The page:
This article originally appeared in the June edition of Computer News Middle East.
In the luxury travel and hospitality industry, travelers expect an exceptional level of customer service and exceptional personalized experiences. Knowing and respecting guest preferences – favorite foods, hotel suite layouts, favorite activities, the list goes on – while balancing the desired level of automation and self-service is essential for travel destinations determined to hold the line. promise of a luxury experience.
Layer the mobile age and new consumer expectations for ubiquitous connectivity and online conveniences, and the stakes to get it right are high. Many travelers have had exceptional experiences, but in today’s digital and socially connected world, consumers often take things for granted and have long memories with vocal responses when disruptions occur.
How do you deliver a cohesive and seamless travel experience that reflects the bespoke, tactile approach to the digital world? How can developers continue to deliver great customer service and meet modern expectations?
It’s a challenge that several countries in the Middle East are trying to untangle. A trillion dollars is pouring into Saudi Arabia alone for versatile travel destinations, such as Neom and Qiddiya, aiming to win more than 100 million tourists a year and diversify a regional economy heavily dependent on the oil sector.
Great potential, but with challenges
Developers in the Middle East face similar obstacles to many other industries that interact directly with the consumer. They create digital capabilities where partners, vendors, and vendors must all operate pervasively in a single ecosystem. At the heart of this is how data is collected, shared and activated in a consistent and transparent manner.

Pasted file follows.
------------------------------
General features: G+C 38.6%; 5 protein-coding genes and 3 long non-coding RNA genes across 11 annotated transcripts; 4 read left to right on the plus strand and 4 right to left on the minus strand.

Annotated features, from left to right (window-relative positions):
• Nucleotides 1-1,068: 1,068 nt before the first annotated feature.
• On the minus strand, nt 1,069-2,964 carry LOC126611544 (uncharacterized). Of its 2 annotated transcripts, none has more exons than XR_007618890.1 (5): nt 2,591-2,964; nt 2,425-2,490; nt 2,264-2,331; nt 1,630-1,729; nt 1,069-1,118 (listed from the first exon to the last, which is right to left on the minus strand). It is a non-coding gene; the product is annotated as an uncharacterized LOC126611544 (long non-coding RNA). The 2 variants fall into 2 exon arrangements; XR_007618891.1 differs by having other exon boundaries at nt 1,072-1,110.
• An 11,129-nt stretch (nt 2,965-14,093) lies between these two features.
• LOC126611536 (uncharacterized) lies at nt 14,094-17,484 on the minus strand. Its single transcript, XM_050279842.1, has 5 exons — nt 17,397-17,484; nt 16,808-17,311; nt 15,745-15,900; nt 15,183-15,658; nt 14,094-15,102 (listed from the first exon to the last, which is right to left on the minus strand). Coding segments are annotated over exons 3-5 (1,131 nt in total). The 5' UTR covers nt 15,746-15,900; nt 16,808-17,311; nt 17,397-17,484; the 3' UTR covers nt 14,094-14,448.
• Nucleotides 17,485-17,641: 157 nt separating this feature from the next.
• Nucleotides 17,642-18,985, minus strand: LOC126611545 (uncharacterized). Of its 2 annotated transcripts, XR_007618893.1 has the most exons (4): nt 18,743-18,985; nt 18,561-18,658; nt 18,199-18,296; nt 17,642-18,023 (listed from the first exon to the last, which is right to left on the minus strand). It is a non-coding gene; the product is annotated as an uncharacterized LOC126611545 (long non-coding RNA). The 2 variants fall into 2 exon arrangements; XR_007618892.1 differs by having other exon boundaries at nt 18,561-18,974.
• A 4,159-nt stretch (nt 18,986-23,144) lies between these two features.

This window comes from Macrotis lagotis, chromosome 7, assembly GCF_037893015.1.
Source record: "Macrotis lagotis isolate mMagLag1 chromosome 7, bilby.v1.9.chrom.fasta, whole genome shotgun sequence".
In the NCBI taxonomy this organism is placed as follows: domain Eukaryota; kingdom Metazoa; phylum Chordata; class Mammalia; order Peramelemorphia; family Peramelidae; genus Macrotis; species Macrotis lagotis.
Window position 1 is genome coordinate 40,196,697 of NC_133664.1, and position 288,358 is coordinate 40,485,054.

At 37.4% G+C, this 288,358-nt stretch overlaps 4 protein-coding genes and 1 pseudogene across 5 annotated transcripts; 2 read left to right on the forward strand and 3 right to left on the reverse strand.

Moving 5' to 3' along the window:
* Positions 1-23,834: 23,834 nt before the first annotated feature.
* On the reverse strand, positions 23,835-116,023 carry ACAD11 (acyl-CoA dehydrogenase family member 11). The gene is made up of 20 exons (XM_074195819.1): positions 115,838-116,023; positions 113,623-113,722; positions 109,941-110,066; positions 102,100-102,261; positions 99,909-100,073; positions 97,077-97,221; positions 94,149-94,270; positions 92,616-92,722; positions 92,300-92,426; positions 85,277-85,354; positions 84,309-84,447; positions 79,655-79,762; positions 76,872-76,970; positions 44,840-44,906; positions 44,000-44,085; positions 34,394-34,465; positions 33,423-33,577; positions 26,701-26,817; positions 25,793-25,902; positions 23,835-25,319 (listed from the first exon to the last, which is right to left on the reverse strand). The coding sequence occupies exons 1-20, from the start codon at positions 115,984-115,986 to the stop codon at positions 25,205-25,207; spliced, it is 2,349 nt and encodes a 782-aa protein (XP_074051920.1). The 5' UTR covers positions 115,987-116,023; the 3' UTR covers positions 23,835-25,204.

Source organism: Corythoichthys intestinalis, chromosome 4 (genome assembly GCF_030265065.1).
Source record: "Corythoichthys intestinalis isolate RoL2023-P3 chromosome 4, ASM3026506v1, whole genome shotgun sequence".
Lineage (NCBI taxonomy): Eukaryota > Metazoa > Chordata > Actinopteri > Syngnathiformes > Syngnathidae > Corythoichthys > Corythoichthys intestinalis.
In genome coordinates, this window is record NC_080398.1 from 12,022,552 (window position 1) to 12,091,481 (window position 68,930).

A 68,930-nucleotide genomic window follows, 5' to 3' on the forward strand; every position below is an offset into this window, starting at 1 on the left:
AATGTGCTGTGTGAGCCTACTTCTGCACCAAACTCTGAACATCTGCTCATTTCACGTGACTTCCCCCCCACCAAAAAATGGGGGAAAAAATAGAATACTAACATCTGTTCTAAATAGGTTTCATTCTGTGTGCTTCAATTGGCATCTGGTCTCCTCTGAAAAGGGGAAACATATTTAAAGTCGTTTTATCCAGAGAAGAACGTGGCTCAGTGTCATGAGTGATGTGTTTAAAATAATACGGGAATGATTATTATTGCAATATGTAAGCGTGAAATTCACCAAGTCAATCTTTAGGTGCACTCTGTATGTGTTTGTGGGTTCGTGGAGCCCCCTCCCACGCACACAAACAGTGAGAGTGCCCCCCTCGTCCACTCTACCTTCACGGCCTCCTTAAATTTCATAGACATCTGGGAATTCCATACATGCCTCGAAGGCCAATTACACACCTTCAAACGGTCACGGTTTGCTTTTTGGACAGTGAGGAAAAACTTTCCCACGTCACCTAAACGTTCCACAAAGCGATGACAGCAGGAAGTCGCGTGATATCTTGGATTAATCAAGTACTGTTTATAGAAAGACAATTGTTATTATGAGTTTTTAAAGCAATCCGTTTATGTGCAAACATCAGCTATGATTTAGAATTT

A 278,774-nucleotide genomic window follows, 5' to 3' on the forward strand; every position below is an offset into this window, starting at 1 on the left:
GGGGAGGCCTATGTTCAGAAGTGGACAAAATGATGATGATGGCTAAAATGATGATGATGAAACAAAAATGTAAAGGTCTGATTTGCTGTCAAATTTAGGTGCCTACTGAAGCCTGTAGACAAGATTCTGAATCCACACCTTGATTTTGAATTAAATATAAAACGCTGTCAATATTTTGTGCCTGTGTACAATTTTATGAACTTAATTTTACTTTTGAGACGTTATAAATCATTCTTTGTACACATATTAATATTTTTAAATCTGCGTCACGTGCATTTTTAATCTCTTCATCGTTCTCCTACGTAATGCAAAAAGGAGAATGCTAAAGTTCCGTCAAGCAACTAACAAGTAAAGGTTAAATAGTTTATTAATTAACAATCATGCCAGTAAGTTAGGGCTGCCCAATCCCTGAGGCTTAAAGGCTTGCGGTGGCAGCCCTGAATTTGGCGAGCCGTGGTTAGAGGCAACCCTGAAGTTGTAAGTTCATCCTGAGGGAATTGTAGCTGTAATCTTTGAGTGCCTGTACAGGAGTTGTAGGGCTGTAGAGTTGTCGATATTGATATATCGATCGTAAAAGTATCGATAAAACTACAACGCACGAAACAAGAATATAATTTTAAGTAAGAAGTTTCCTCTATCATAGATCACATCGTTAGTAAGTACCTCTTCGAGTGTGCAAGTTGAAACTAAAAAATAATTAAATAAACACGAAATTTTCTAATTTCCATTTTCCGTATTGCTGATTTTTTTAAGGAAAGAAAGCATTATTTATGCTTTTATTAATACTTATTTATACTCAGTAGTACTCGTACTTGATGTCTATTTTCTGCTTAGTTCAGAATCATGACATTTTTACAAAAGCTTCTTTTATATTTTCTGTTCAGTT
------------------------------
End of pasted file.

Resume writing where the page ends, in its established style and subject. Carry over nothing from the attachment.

According to the Red Sea Project Master Plan, “When completed in 2030, the Red Sea Project will comprise some 50 resorts, offering up to 8,000 hotel rooms and over 1,000 residential properties across 22 resorts. island, mountain refuges and desert refuges. The destination will include luxury marinas, golf courses, entertainment and leisure facilities. Imagine the data complexity of having all participants from different sub-sectors and brands both competing for the customer while serving the overall experience the destination must enable. They must mutually use multiple technologies and data capabilities such as:
- Data sensors – to collect the data needed to support customers and optimize operations
- Customer Profiles – to map activity data, captured through real-time transactions
- Predictive technology – to make accurate and timely recommendations to consumers
- Conversational AI – to automate and accelerate meeting customer needs
Even with the tools and technology providers in hand to improve the customer experience, there are still failures along the way. While companies that succeed in building digital ecosystems can experience growth and profits 23-32% above industry averages, 85% fail within seven years according to a study by Gartner. Chances are there will be far more misses than hits if companies don’t spend the time designing how data will be used in the ecosystem architecture before building the infrastructure.
Disney World in Orlando Florida uses smart technology. It follows guests from the airport to the on-site hotel and restaurants, park, and through activities during the stay. Their system is manageable in part because they control most stages of the customer’s journey with direct engagement with the required external partners.
Developers of new destinations in the Middle East face orders of magnitude more complex. They have many service partners, each with their own technology, processes and standards – restaurants, hotels, airlines, leisure providers, retail stores, sports venues, etc. through various multinational brands. How can developers create and maintain a smoother customer experience? Is it even possible?